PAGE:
2017 – Penalty Rates Inquiry

Attachment: Submission to the penalty rates common matter by CAPA 2017

Overview – a degree is not optional

Educational attainment increasingly means the difference between being employed and being unemployed. As a result, more people than ever are enrolling in higher education, and even more will do so in the future. Students frequently work while studying in order to make ends meet, and are employed within the retail, hospitality, and fast-food sectors. Shifts in penalty rates have a significant financial impact on these students, as well as on their ability to succeed at university.

Changes to penalty rates are an issue for university students across Australia, including those undertaking postgraduate level qualifications such as Coursework Masters or Doctoral (PhD) degrees. The challenges facing these students are many, however, one key area requiring closer consideration is the relationship between postgraduates’ income support, work, and studies.

Work and study can be immensely stressful. While attending university can be a challenging and rewarding pursuit, short deadlines and long hours are common. Students that need to work while they study face additional challenges and stresses: financial, mental, and emotional.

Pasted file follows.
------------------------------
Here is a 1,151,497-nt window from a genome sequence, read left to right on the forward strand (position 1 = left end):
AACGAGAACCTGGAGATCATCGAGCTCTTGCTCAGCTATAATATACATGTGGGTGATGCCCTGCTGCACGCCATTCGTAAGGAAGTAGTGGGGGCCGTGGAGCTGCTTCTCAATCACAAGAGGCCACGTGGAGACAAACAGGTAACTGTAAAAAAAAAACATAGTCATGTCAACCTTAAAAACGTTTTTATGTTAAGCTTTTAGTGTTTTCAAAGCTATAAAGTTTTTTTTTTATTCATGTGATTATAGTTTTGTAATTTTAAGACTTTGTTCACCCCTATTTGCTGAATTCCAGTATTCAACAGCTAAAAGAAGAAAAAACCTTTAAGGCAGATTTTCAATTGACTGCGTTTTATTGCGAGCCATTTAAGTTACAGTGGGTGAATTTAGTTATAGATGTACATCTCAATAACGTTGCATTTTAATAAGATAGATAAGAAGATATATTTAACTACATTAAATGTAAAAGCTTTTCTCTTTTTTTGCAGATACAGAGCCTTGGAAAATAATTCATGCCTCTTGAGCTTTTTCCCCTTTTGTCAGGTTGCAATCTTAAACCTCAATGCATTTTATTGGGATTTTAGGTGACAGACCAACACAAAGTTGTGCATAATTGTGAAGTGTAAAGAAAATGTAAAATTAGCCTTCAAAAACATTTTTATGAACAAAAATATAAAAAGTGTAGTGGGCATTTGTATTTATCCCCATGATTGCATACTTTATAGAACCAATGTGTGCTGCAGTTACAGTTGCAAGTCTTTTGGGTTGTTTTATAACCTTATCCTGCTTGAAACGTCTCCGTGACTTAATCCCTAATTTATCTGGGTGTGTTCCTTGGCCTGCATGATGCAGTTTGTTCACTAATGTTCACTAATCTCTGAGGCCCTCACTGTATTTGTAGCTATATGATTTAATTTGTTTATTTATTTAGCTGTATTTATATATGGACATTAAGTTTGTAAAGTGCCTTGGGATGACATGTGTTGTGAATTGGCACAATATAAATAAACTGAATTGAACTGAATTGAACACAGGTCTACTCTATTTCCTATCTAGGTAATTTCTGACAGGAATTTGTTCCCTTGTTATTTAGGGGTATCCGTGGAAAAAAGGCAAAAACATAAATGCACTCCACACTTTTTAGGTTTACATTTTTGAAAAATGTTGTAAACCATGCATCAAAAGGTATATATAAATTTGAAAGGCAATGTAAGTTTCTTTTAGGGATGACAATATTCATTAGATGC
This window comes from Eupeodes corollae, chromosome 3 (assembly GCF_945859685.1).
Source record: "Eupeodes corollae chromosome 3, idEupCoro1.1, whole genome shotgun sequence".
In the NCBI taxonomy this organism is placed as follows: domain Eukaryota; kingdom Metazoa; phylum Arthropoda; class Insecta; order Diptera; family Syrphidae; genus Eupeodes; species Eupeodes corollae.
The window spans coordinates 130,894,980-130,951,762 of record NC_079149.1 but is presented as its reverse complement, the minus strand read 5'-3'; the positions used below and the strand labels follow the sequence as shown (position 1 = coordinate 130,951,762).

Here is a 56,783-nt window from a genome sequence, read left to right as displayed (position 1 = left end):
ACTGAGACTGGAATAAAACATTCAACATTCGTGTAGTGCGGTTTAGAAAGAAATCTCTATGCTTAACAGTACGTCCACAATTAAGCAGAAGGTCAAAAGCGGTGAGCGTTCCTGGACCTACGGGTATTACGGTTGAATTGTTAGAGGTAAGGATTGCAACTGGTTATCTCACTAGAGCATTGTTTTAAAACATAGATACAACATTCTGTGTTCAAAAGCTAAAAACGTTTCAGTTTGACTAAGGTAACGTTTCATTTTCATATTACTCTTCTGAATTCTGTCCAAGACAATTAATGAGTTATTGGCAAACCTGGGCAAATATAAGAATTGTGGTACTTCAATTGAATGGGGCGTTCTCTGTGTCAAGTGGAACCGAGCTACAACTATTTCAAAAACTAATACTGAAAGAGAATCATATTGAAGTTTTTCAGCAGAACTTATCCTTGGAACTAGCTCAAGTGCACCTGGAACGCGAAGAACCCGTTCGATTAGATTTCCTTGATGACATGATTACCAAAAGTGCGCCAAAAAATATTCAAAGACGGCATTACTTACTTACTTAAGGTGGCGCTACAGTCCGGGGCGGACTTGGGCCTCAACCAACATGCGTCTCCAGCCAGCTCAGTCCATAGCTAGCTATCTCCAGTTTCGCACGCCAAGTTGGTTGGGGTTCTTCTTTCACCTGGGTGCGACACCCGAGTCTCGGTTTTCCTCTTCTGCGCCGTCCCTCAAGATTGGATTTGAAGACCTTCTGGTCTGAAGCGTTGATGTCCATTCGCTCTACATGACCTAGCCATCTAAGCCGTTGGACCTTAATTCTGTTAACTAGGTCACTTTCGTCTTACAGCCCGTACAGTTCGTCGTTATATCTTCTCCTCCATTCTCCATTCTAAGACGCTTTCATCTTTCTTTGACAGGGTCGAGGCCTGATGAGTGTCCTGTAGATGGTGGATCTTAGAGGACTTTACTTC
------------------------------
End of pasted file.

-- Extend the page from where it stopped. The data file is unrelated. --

This report presents information on penalty rates and their importance to postgraduate students. We make three key arguments:

  1. The diversity of the postgraduate student cohort means that postgraduates are impacted differently than undergraduates by a change in penalty rates.
  2. Postgraduate students are already struggling to balance the inflexible requirements of work and study. Changes to income streams such as penalty rates will make this even more difficult.
  3. Postgraduates in Australia are in need of better income support arrangements, in order to avoid the negative outcomes of penalty rate changes.

In order to support these arguments, we report on an exploratory study undertaken by CAPA. We collect a series of student case studies, focusing particularly on postgraduate beneficiaries of penalty rates who require them in order to continue their studies.